[COBY]: Absolutely in the top of the hierarchy is what we call Strive. And Strive is where you’re trying to optimize outcomes or performance. So as an organization, you’re trying to do things, like you mentioned James, trying to innovate ,you’re trying to grow market share, you’re trying to grow internally, you’re trying to effectively manage change, or adapt to market conditions. And these are the kind of things we’re going to… we have programs like LEAN and continuous improvement, and those kind of things in certain, manufacturing sectors and stuff like that too. That are essential to producing higher profits, or higher output. But trying to do that in isolation without securing that foundation first is going to, like you said, you could do it, but you’re gonna have… but it’s gonna require significantly more time, effort, energy, and dollars to reach kind of a minutia of success. Whereas you could probably see an incredible ROI if you actually built the environment that will actually produce the productivity you need in people, to make those programs a success. And I think this is kind of the reality that we kind of keep coming to, is that we’re trying to address pain points in our workplaces. And so things like you know low productivity, or low motivation, or troubles with talent attraction, or retention.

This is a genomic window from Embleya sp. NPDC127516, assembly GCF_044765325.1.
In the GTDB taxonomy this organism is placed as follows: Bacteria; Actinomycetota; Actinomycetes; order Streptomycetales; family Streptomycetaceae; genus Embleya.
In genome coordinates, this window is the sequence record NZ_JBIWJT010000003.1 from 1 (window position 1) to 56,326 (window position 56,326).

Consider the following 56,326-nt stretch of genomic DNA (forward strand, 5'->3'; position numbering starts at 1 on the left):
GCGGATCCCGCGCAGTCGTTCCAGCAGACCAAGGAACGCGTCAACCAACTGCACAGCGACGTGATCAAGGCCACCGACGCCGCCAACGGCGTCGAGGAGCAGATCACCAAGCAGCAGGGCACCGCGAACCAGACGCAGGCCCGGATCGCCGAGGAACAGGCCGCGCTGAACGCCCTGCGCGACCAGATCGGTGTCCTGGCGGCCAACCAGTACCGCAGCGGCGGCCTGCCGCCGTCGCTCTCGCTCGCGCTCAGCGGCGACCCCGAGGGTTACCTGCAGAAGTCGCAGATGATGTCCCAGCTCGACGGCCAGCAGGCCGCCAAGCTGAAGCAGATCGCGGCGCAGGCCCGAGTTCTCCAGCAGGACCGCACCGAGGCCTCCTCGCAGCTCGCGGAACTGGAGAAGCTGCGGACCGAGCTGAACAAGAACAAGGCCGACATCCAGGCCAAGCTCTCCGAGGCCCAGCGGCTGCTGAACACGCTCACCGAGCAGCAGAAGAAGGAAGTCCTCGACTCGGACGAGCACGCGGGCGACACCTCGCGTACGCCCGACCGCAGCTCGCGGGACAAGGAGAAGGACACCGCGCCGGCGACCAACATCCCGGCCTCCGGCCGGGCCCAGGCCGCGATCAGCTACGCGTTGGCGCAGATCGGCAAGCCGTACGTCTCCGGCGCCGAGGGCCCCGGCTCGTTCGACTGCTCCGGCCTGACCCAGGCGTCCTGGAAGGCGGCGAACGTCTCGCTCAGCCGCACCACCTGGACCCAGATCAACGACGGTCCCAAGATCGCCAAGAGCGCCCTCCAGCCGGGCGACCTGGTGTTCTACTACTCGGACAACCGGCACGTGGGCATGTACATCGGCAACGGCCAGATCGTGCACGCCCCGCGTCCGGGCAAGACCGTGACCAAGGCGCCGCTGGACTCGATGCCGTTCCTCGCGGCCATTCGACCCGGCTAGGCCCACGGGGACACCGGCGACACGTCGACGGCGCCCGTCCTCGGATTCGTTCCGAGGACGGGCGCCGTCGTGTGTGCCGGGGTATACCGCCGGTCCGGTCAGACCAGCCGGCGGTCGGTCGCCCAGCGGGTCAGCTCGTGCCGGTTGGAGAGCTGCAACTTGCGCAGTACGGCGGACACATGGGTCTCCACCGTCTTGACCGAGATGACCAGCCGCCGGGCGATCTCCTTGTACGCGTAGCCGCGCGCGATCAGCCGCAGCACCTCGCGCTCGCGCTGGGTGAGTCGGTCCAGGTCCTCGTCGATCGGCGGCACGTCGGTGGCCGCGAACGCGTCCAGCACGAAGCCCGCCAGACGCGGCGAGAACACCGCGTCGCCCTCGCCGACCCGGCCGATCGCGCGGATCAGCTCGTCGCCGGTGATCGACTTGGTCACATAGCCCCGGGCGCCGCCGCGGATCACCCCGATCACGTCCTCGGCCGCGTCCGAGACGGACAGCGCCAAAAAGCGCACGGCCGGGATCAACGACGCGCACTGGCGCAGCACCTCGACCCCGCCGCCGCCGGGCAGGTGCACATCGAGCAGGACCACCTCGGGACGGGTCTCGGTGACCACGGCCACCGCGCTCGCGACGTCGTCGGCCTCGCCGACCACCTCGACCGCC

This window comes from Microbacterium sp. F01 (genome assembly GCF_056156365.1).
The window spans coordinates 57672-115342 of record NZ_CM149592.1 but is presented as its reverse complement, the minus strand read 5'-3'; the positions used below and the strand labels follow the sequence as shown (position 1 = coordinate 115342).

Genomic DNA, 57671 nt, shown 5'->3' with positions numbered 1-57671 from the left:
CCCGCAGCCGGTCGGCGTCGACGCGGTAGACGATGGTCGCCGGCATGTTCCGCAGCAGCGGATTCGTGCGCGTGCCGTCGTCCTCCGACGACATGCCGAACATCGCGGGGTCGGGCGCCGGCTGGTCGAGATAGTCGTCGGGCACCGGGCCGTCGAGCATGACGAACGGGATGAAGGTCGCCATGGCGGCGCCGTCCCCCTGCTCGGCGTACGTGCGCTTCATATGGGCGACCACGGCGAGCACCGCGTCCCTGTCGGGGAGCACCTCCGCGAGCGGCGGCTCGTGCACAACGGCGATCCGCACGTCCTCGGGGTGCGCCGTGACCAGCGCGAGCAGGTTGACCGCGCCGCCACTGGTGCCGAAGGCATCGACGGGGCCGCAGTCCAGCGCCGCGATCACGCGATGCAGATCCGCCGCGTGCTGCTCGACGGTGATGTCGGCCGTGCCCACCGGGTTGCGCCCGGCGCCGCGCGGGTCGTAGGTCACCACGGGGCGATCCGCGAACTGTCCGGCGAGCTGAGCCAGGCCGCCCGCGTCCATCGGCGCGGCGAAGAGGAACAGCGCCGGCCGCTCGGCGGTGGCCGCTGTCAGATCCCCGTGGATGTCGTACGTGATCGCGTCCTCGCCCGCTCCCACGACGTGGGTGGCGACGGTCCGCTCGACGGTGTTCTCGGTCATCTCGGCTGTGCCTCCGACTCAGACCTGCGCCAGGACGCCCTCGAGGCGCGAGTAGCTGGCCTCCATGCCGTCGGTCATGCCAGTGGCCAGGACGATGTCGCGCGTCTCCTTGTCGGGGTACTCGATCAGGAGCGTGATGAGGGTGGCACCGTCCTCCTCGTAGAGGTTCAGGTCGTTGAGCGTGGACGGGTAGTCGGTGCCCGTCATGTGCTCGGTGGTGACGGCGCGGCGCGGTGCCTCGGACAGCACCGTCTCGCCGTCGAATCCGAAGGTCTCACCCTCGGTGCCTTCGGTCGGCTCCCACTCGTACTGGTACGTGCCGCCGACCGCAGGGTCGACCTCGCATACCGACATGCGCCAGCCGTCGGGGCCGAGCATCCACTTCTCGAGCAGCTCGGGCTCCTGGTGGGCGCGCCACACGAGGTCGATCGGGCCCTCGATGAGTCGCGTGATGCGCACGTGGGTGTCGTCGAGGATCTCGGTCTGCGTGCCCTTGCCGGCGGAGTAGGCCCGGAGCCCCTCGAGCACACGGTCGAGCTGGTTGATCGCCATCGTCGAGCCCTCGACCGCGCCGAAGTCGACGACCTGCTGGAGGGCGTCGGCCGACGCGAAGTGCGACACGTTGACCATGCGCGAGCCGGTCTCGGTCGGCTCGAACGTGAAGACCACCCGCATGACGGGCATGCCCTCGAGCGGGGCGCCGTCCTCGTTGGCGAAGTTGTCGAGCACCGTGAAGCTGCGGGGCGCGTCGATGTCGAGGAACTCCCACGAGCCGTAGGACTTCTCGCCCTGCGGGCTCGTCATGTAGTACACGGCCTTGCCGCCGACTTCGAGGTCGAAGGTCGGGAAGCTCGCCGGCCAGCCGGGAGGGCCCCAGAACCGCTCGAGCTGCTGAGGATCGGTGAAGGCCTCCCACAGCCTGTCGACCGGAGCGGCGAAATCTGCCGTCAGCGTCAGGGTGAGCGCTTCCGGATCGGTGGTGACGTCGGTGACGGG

[JAMES]: We can’t attract enough people, we can’t keep… You know one of the questions that we hear frequently; are how do you attract good talent? how do you keep high performers? How do you… like recruitment, retention seems to be a problem for everyone, everywhere, at every time, at every stage. Like it’s just… it permeates so many conversations. And the key to understand is you have to first address job dissatisfaction. Like you need an environment that people are actually attracted to. That people want to work in. If it’s the difference between somebody having the sweats on Sunday night, thinking about the fact that they have to go to your workplace Monday morning. Or actually being excited to go to work, or at least if not excited, at least not drenched in panic sweat, because they have to go to work.